This article reviews how African states have proceeded with foreign investment law and treaty reform since at least 2016. It highlights examples of reforms at the domestic, sub-regional, regional and global levels. It argues these reforms do not cohere around one approach and as such there is no distinctly African approach exemplified in these fragmented efforts. It notes that this may be because of the diversity of interests within, and between African states. This essay also discusses the reform efforts occurring at different levels – domestic, sub-regional and regional while also noting those in other regions and at the international level. The article includes a brief review of the Pan African Investment Code, (PAIC), that may very well form the basis of the African Continental Free Trade Agreement negotiations on investment. Ultimately, it welcomes the increased participation of African states in investment law reform but argues that African states can best advance their collective pan-African interest in harmony rather than disunity.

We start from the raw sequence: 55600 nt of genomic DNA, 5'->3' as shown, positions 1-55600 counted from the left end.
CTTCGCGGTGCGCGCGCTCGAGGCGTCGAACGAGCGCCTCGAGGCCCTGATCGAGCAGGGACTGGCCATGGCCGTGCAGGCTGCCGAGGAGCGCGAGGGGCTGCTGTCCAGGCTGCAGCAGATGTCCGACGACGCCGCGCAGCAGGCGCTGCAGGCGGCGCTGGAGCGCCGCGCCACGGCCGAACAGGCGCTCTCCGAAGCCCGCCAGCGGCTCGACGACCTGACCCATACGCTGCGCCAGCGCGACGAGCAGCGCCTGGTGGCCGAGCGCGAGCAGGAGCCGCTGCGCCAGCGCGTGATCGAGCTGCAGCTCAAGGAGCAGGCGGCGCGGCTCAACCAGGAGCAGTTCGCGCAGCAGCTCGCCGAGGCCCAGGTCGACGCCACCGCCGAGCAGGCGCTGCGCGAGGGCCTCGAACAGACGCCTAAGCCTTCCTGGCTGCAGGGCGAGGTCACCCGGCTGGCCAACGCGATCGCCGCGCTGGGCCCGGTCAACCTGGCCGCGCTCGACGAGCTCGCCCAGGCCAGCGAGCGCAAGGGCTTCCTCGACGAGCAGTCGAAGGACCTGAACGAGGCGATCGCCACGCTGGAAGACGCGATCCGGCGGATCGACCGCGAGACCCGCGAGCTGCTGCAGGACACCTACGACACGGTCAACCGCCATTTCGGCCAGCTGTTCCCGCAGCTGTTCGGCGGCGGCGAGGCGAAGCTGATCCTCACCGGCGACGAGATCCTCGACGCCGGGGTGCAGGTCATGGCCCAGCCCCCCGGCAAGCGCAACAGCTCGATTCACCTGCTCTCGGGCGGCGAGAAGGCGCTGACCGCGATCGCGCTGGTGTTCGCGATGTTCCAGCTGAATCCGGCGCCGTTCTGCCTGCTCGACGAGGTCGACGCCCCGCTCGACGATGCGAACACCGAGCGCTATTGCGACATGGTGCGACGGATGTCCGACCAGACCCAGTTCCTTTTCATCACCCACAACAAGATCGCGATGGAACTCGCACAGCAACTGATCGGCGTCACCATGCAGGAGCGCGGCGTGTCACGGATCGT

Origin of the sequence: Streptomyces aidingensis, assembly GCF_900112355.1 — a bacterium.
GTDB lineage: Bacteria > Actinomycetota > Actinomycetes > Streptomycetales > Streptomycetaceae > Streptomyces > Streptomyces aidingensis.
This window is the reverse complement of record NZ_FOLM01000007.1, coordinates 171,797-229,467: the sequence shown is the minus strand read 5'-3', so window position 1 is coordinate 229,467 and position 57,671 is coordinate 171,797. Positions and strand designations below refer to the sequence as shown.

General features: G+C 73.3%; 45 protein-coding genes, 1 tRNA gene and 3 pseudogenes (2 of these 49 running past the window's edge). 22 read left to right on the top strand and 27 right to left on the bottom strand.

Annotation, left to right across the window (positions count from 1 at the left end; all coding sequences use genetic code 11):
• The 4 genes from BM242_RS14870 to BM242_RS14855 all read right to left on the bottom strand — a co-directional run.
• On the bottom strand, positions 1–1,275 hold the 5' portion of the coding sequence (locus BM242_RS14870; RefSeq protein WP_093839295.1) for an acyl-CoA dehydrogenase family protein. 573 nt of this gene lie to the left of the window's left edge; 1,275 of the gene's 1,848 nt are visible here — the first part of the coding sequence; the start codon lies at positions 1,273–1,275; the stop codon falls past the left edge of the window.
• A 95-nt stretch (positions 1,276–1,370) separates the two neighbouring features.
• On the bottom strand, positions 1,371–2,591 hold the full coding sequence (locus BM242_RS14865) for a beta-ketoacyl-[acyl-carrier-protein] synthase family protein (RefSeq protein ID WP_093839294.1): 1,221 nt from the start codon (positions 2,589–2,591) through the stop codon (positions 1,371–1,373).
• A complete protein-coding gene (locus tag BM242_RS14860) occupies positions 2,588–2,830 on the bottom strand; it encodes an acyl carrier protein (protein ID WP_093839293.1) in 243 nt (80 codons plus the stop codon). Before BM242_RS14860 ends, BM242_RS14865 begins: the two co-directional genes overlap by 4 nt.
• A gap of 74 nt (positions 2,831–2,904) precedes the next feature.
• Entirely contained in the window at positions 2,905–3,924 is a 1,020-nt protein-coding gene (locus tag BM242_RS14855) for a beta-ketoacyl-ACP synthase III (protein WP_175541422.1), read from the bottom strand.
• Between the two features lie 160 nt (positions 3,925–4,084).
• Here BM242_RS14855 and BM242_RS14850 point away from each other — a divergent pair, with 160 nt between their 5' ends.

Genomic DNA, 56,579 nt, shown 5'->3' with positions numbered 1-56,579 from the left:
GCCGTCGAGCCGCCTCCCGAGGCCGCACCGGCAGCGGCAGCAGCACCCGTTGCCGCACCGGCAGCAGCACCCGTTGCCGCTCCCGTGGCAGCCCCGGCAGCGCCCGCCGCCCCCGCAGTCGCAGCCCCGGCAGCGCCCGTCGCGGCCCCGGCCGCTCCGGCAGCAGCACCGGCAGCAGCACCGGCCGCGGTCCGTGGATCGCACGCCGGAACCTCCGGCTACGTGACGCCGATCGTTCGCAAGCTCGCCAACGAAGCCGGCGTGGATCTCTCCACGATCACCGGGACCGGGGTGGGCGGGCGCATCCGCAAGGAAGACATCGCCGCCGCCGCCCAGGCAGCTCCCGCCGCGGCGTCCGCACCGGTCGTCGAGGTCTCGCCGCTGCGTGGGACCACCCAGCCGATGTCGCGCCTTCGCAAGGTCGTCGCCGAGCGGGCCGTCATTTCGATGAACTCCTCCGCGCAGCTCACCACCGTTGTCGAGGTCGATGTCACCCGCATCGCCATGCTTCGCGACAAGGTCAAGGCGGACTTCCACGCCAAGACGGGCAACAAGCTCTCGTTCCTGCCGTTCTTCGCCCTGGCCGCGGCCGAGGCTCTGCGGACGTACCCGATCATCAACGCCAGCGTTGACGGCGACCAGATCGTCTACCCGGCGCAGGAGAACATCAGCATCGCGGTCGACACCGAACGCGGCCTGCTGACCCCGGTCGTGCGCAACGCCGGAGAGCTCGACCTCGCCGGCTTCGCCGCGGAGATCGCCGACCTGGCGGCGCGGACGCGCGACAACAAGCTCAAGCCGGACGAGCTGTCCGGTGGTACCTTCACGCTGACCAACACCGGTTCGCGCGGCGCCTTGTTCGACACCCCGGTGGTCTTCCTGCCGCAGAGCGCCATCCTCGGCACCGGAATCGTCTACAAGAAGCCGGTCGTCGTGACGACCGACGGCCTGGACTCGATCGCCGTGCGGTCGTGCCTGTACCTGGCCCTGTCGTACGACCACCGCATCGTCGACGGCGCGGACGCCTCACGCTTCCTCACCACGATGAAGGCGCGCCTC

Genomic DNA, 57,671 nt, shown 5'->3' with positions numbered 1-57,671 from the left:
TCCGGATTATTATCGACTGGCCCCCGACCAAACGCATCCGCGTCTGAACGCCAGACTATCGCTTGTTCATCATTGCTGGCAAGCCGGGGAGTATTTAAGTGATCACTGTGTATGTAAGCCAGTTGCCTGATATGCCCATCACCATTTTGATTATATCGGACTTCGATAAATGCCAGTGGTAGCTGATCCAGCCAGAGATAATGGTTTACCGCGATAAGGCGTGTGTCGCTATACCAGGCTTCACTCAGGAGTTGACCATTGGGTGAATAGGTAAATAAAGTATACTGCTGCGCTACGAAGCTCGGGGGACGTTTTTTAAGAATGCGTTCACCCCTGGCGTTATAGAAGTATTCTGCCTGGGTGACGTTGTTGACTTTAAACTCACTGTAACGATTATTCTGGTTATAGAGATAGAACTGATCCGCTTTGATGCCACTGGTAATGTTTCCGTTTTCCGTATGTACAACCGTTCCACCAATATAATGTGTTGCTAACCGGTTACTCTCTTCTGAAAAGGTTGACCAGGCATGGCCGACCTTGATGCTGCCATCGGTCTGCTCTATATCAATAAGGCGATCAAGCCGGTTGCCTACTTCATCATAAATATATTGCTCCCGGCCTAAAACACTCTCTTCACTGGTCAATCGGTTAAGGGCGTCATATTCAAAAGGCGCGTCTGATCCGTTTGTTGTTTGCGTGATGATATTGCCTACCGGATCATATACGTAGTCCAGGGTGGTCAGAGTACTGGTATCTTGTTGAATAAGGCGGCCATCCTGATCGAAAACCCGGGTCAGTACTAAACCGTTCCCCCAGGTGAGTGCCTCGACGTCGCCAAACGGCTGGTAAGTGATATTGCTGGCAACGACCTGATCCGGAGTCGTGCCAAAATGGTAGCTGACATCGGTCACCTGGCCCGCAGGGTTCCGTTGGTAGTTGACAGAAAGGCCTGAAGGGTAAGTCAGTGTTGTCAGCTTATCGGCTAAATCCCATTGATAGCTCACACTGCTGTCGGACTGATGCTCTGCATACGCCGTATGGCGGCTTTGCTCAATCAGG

Cite As: N. Kamau, Investment Law and Treaty Reform in Africa: Fragments and Fragmentation, Vol. 1, AfJIEL, (2020) 201-231.
KEYWORDS: Pan African Investment Code, Investment Law, Africa, African Continental Free Trade Agreement (AfCFTA)